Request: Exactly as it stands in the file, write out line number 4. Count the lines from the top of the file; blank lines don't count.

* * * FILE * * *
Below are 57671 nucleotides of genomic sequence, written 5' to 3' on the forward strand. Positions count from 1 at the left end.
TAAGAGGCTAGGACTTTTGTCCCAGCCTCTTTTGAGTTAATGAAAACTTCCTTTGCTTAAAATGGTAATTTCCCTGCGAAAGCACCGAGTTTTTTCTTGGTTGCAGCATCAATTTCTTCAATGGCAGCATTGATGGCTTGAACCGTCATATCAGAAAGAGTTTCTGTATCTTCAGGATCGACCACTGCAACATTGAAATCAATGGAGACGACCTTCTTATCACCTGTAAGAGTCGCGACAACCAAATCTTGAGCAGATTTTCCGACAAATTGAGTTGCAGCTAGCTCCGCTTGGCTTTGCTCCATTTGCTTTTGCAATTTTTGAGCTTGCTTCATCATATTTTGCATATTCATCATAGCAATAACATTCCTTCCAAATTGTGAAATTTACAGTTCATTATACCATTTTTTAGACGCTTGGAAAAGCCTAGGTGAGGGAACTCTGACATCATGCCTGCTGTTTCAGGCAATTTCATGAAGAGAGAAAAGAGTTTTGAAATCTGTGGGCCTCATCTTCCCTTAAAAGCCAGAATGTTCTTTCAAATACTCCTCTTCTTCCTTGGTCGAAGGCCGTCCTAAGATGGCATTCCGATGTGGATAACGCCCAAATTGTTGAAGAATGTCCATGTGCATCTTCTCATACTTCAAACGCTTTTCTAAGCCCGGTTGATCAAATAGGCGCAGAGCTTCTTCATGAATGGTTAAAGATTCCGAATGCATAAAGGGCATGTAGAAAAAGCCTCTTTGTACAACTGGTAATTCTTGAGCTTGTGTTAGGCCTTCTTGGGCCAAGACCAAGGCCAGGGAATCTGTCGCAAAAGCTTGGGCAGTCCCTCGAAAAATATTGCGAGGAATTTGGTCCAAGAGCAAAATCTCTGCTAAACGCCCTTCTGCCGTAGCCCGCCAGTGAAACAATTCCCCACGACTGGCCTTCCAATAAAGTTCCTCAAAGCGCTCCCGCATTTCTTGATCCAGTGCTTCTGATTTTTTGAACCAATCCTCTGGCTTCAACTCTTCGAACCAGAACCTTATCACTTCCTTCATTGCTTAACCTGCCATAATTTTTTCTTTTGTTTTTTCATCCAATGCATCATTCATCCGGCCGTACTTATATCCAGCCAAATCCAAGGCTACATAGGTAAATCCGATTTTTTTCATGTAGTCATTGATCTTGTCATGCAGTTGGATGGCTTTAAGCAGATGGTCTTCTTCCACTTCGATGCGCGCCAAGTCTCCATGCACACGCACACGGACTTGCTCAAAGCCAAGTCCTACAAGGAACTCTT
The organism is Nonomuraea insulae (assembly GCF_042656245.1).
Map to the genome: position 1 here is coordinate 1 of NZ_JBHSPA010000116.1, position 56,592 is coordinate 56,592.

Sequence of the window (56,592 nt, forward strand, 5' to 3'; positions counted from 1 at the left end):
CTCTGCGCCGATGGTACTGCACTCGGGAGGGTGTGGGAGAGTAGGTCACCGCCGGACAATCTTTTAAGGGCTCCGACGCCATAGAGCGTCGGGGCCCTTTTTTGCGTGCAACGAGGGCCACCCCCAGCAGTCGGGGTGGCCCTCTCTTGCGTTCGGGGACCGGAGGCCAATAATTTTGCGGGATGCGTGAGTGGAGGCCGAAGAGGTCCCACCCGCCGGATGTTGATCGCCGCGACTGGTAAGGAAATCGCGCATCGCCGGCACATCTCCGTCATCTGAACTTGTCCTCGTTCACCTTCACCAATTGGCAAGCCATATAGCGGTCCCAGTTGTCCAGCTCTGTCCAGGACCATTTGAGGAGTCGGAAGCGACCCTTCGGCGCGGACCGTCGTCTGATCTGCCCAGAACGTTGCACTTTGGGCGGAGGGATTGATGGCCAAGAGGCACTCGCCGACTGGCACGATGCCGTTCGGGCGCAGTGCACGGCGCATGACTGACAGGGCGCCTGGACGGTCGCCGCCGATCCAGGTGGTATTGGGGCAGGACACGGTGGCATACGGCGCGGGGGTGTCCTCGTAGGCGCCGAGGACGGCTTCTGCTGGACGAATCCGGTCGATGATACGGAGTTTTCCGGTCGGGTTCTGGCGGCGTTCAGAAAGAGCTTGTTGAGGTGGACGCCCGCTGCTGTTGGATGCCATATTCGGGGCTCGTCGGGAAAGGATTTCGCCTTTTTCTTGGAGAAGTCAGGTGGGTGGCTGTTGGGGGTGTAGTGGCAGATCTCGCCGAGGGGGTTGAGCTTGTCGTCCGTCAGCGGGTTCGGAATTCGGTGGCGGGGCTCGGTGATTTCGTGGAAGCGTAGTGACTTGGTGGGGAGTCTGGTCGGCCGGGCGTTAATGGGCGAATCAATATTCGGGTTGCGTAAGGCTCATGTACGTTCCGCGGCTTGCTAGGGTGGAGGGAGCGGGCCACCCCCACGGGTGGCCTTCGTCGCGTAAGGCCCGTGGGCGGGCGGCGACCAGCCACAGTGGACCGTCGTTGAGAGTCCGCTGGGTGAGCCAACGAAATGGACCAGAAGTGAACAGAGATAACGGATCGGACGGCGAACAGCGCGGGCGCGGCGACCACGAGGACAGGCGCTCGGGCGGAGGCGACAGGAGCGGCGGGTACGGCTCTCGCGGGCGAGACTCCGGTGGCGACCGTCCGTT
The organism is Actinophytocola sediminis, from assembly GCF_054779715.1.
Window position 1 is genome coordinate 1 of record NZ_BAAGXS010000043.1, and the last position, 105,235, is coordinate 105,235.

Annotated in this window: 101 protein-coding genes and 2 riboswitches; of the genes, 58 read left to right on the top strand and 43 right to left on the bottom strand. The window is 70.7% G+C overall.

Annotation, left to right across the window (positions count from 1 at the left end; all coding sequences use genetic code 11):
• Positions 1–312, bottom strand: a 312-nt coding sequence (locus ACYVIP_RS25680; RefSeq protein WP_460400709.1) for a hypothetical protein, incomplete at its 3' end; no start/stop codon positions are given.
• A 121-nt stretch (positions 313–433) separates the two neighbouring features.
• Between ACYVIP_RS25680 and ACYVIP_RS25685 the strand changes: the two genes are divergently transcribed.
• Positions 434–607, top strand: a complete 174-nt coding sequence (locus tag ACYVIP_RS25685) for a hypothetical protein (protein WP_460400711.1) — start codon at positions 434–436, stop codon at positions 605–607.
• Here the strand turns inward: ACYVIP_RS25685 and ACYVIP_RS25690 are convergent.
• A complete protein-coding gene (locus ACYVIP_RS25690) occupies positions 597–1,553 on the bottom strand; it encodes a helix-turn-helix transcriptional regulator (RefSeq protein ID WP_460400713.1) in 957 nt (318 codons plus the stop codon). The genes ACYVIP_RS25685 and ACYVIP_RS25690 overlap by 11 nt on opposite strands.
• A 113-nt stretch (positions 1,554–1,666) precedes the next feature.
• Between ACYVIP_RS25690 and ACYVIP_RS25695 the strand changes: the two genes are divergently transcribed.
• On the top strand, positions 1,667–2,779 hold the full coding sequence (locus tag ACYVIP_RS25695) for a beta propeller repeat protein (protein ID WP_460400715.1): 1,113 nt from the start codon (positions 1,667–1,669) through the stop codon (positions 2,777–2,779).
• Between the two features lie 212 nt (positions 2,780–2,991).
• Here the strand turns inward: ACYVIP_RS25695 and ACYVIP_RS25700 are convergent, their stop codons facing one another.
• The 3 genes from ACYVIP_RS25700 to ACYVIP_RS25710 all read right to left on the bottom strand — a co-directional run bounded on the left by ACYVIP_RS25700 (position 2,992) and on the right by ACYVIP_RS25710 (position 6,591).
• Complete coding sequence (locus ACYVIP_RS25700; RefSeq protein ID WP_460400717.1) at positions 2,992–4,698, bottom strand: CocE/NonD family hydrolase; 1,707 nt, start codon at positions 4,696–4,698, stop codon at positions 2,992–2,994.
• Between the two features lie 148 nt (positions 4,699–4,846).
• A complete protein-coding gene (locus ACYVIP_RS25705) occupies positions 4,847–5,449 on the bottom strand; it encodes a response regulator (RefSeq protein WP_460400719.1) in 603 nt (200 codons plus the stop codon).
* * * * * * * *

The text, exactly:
Map to the genome: position 1 here is coordinate 1 of NZ_JBHSPA010000116.1, position 56,592 is coordinate 56,592.